Once you are in a clear position, not too close to any jumpers and not having a jumper below you, you want to maneuver yourself to face into the wind to prepare for landing, and you want to check your position relative to the ground to determine where you are going to land and what immediate actions you might need to take if you are drifting toward trees or water, etc. If everything is good at that point, you then relax, enjoy the ride, and wait to meet the ground, where you will hopefully execute a text-book parachute landing fall (PLF), and failing that, at least keep your feet and knees together to minimize the possibility of serious injury. I didn’t make a single good PLF thanks to the unexpected. Every time, although I positioned myself into the wind, the wind shifted direction at the last minute as I got within 20 to 30 feet from the ground, so there was no time to adjust my position. I just kept my feet and knees together and hoped for the best. Two times I landed in soft dirt, so no big deal. The rest, I landed on very hard ground and bounced, with the cross winds on the drop zone catching my canopy and dragging me several feet until I was able to get my hands on the release buckle for one of the risers, thereby collapsing the canopy.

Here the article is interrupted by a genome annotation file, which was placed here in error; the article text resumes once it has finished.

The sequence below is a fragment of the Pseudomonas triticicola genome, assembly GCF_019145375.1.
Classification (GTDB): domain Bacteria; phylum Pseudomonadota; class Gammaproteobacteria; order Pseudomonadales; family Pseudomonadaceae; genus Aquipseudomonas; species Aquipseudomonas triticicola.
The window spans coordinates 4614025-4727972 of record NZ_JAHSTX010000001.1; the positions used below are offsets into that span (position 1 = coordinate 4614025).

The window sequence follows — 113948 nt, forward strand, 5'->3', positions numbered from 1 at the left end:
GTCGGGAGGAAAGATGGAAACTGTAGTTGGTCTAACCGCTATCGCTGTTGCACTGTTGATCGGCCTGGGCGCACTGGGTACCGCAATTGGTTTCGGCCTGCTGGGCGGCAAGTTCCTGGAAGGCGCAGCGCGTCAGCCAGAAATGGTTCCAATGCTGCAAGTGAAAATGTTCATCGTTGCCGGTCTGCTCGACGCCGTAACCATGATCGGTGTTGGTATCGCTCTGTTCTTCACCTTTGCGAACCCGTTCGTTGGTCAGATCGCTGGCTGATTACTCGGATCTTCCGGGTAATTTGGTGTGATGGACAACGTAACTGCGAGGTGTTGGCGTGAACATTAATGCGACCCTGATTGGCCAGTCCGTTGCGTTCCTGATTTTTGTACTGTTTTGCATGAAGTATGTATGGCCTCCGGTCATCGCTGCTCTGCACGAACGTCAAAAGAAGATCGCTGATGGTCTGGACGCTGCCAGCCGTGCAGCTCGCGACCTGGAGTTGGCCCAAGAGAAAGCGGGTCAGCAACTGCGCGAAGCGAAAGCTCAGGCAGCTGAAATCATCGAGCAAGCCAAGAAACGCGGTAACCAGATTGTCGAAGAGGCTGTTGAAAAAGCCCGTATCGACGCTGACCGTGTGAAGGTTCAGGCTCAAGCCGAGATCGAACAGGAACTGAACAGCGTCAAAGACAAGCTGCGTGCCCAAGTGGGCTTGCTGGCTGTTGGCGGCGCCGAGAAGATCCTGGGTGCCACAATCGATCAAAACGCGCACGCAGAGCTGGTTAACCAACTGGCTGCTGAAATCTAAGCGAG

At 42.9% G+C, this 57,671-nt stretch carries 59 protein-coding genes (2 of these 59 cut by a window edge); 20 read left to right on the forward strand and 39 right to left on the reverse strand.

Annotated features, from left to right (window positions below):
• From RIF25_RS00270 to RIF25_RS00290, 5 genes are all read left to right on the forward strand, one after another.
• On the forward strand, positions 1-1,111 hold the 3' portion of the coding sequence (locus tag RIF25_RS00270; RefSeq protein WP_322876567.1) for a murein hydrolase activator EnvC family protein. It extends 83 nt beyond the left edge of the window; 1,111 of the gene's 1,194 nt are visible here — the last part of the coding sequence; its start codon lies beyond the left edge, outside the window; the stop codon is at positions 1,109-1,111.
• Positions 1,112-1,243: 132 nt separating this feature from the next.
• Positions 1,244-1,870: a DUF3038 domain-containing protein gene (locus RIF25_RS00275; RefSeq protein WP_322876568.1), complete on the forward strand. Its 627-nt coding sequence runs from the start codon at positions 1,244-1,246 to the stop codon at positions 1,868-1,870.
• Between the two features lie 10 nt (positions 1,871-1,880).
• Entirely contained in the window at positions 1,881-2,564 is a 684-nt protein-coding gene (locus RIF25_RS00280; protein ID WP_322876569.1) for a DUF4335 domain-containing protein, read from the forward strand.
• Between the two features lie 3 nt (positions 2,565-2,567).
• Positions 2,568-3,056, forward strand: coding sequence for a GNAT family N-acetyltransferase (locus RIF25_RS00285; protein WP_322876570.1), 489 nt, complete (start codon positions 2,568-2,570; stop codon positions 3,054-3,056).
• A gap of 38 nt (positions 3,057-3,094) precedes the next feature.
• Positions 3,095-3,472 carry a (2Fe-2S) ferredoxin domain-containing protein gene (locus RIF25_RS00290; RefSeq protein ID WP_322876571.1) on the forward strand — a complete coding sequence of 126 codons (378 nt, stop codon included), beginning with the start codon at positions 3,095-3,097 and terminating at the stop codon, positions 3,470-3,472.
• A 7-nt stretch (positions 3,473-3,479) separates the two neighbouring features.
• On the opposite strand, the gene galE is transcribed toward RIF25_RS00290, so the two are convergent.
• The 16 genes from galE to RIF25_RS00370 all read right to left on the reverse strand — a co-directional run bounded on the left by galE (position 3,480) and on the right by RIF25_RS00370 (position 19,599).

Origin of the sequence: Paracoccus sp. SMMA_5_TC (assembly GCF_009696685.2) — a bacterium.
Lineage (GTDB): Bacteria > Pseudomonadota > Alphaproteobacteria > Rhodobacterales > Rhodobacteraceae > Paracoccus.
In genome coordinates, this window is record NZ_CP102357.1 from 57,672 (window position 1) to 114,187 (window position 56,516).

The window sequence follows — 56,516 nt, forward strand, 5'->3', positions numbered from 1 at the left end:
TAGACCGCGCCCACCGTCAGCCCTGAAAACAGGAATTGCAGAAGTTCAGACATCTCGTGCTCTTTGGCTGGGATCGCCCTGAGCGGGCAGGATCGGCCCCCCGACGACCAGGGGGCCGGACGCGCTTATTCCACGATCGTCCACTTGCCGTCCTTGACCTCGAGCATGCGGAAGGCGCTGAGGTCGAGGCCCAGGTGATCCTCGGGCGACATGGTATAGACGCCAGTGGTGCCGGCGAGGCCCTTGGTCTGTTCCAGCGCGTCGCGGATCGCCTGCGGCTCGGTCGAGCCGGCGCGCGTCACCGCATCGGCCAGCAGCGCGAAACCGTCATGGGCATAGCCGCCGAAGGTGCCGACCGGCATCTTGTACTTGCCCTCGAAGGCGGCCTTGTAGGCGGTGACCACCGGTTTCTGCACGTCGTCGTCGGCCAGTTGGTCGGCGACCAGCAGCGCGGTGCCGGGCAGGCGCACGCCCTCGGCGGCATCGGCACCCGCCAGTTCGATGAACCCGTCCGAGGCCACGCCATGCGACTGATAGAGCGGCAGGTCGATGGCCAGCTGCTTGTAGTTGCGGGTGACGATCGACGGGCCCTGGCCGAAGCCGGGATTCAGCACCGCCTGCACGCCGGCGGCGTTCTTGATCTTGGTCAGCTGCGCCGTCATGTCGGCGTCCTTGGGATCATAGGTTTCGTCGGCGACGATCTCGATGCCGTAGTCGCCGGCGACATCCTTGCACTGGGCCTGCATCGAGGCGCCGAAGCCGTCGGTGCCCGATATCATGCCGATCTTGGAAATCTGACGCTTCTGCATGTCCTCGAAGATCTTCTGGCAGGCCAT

All in all, it was a great experience. Unfortunately, I was not able to get on jump status at any time after that, so that was the sum total of my airborne experience. We actually had a German paratrooper unit come to Fort Benning, Georgia, while I was stationed there. There was a call for anyone that wanted to jump with them, which I immediately responded to. But, when the rush of people to these few slots vastly outnumbered the slots, it got so chaotic that they canceled the offer. Then, even if you get stationed at Fort Bragg, which I did for two years, and even if you get into a unit that has jump slots, there is often fierce competition for those slots, making it difficult for a newcomer to a unit like I was to maneuver into them. Plus, the higher you get in rank, the greater your responsibilities, so it becomes harder and harder to reconcile your schedule with the crap-shoot of possible openings from someone else not being able to jump sporadically. I finally gave up hoping for it since I had many other things to focus my mental energy on, with a growing family and leadership responsibilities. But I am thankful that I was able to have a few of these opportunities at the military schools I attended to do something that few people will experience.